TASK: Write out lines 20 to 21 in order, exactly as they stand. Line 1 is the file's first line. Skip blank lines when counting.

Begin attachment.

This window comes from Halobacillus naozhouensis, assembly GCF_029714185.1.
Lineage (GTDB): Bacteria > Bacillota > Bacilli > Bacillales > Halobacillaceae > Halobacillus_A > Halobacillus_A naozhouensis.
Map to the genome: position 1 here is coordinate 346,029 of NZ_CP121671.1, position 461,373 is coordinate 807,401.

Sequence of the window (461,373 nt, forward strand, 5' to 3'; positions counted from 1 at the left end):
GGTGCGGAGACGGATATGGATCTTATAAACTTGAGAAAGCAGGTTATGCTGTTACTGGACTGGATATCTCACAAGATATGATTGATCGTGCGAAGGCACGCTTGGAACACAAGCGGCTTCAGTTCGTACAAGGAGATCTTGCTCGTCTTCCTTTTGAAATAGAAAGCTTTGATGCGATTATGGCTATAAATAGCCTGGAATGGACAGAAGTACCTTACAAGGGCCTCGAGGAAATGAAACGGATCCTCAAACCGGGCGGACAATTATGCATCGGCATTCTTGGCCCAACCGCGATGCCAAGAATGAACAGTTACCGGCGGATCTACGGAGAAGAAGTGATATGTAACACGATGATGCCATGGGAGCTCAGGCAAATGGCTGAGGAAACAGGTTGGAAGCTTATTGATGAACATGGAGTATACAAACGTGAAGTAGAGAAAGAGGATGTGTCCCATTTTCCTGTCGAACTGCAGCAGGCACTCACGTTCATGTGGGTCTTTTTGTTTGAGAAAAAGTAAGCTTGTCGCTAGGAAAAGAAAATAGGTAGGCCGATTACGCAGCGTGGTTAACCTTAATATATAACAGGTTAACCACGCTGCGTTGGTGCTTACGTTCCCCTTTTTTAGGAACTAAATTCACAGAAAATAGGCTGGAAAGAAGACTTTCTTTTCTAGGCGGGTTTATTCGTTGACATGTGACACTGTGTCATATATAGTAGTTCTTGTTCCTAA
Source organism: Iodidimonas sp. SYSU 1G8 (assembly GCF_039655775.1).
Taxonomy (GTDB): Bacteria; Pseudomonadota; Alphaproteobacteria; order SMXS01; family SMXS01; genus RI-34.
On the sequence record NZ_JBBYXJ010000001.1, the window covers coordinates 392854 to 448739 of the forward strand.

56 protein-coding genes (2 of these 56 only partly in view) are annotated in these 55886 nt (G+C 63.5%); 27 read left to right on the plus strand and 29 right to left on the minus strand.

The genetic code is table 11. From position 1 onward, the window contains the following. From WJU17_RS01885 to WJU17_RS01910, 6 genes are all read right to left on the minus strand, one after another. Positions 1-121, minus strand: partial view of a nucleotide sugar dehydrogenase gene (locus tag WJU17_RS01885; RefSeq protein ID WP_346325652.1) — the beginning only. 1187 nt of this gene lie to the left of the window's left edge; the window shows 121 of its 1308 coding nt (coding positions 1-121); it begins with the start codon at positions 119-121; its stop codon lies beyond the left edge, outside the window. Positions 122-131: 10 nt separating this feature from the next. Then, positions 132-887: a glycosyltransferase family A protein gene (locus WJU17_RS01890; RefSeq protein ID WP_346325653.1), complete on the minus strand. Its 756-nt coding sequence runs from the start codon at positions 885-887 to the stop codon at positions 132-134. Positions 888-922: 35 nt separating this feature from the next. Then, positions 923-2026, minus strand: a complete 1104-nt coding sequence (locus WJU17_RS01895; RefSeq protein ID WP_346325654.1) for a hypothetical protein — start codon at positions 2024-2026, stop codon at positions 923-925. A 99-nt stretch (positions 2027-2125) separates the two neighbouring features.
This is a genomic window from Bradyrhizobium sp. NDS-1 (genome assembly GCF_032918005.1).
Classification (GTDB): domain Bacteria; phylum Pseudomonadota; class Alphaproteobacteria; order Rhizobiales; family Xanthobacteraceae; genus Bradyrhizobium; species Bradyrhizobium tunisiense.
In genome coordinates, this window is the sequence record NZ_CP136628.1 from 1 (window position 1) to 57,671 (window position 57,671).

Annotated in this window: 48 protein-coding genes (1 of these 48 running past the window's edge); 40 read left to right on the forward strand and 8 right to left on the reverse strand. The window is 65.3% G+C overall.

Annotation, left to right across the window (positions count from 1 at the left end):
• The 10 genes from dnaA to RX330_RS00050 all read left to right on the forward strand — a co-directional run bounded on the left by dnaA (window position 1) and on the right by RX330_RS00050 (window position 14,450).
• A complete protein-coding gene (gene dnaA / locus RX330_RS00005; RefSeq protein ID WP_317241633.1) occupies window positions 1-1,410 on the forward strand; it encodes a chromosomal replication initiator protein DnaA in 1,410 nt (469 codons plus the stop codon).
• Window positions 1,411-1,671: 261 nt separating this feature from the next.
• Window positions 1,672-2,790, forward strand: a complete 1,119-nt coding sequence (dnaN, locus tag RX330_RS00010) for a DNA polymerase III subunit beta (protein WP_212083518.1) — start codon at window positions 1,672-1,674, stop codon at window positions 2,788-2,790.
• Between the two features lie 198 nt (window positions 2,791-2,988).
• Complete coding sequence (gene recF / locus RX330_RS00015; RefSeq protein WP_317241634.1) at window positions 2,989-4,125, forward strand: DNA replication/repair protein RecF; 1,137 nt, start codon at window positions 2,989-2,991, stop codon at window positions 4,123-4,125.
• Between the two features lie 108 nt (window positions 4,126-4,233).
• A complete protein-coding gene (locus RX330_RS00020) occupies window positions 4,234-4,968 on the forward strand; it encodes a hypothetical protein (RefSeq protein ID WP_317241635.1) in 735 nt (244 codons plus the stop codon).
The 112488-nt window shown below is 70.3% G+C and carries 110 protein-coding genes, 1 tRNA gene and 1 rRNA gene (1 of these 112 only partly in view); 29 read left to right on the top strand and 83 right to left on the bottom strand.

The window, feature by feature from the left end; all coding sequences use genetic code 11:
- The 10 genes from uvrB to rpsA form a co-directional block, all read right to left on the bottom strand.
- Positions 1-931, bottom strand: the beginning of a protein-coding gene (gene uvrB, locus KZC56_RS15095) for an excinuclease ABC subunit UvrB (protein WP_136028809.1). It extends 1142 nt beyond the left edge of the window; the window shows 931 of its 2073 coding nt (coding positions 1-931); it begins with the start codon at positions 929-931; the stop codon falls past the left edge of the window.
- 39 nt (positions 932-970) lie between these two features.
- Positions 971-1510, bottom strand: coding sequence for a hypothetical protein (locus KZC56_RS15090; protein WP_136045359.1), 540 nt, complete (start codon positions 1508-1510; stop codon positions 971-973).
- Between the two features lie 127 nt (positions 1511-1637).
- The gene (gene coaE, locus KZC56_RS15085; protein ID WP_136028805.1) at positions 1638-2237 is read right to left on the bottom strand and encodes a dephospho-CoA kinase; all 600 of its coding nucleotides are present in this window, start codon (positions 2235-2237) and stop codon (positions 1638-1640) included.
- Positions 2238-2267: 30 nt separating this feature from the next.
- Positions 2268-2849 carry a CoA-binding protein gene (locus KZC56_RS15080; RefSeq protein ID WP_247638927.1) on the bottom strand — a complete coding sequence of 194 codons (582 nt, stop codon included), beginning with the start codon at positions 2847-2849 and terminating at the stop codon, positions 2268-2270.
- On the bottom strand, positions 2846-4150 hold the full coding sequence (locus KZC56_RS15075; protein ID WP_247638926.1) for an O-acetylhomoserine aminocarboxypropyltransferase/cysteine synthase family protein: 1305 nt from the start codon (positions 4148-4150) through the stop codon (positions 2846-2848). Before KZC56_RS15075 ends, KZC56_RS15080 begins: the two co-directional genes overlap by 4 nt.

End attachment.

• Between the two features lie 198 nt (window positions 2,791-2,988).
• Complete coding sequence (gene recF / locus RX330_RS00015; RefSeq protein WP_317241634.1) at window positions 2,989-4,125, forward strand: DNA replication/repair protein RecF; 1,137 nt, start codon at window positions 2,989-2,991, stop codon at window positions 4,123-4,125.